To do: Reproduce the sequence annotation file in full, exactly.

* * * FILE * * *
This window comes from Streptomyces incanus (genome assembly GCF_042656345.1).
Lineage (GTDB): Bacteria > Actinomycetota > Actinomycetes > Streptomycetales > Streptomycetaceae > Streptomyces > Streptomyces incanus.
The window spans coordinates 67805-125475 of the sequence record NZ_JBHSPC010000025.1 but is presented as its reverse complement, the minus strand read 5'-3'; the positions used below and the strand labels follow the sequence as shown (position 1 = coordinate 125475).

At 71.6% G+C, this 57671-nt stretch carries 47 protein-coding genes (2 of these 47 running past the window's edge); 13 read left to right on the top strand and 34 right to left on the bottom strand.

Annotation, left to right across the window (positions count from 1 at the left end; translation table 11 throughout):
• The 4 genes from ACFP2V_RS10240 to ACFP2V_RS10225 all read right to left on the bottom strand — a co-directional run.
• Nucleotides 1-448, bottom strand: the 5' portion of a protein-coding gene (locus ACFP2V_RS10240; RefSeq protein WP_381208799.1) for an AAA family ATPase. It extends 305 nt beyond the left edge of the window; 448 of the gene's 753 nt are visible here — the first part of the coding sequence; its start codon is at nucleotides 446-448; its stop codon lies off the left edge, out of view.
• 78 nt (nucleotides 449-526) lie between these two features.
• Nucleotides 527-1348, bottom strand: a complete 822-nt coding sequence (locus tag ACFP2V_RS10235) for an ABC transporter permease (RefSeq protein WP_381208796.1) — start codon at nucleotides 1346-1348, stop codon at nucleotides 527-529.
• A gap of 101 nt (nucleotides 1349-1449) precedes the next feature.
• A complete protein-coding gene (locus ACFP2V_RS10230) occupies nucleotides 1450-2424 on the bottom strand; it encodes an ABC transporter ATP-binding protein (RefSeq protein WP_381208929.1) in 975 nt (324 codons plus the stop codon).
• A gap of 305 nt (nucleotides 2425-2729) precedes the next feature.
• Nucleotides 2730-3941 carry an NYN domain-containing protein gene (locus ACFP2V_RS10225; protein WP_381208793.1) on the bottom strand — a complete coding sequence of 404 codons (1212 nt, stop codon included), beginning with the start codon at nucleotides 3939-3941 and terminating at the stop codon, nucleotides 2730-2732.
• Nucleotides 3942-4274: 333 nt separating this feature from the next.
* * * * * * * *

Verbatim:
This window comes from Streptomyces incanus (genome assembly GCF_042656345.1).
Lineage (GTDB): Bacteria > Actinomycetota > Actinomycetes > Streptomycetales > Streptomycetaceae > Streptomyces > Streptomyces incanus.
The window spans coordinates 67805-125475 of the sequence record NZ_JBHSPC010000025.1 but is presented as its reverse complement, the minus strand read 5'-3'; the positions used below and the strand labels follow the sequence as shown (position 1 = coordinate 125475).

At 71.6% G+C, this 57671-nt stretch carries 47 protein-coding genes (2 of these 47 running past the window's edge); 13 read left to right on the top strand and 34 right to left on the bottom strand.

Annotation, left to right across the window (positions count from 1 at the left end; translation table 11 throughout):
• The 4 genes from ACFP2V_RS10240 to ACFP2V_RS10225 all read right to left on the bottom strand — a co-directional run.
• Nucleotides 1-448, bottom strand: the 5' portion of a protein-coding gene (locus ACFP2V_RS10240; RefSeq protein WP_381208799.1) for an AAA family ATPase. It extends 305 nt beyond the left edge of the window; 448 of the gene's 753 nt are visible here — the first part of the coding sequence; its start codon is at nucleotides 446-448; its stop codon lies off the left edge, out of view.
• 78 nt (nucleotides 449-526) lie between these two features.
• Nucleotides 527-1348, bottom strand: a complete 822-nt coding sequence (locus tag ACFP2V_RS10235) for an ABC transporter permease (RefSeq protein WP_381208796.1) — start codon at nucleotides 1346-1348, stop codon at nucleotides 527-529.
• A gap of 101 nt (nucleotides 1349-1449) precedes the next feature.
• A complete protein-coding gene (locus ACFP2V_RS10230) occupies nucleotides 1450-2424 on the bottom strand; it encodes an ABC transporter ATP-binding protein (RefSeq protein WP_381208929.1) in 975 nt (324 codons plus the stop codon).
• A gap of 305 nt (nucleotides 2425-2729) precedes the next feature.
• Nucleotides 2730-3941 carry an NYN domain-containing protein gene (locus ACFP2V_RS10225; protein WP_381208793.1) on the bottom strand — a complete coding sequence of 404 codons (1212 nt, stop codon included), beginning with the start codon at nucleotides 3939-3941 and terminating at the stop codon, nucleotides 2730-2732.
• Nucleotides 3942-4274: 333 nt separating this feature from the next.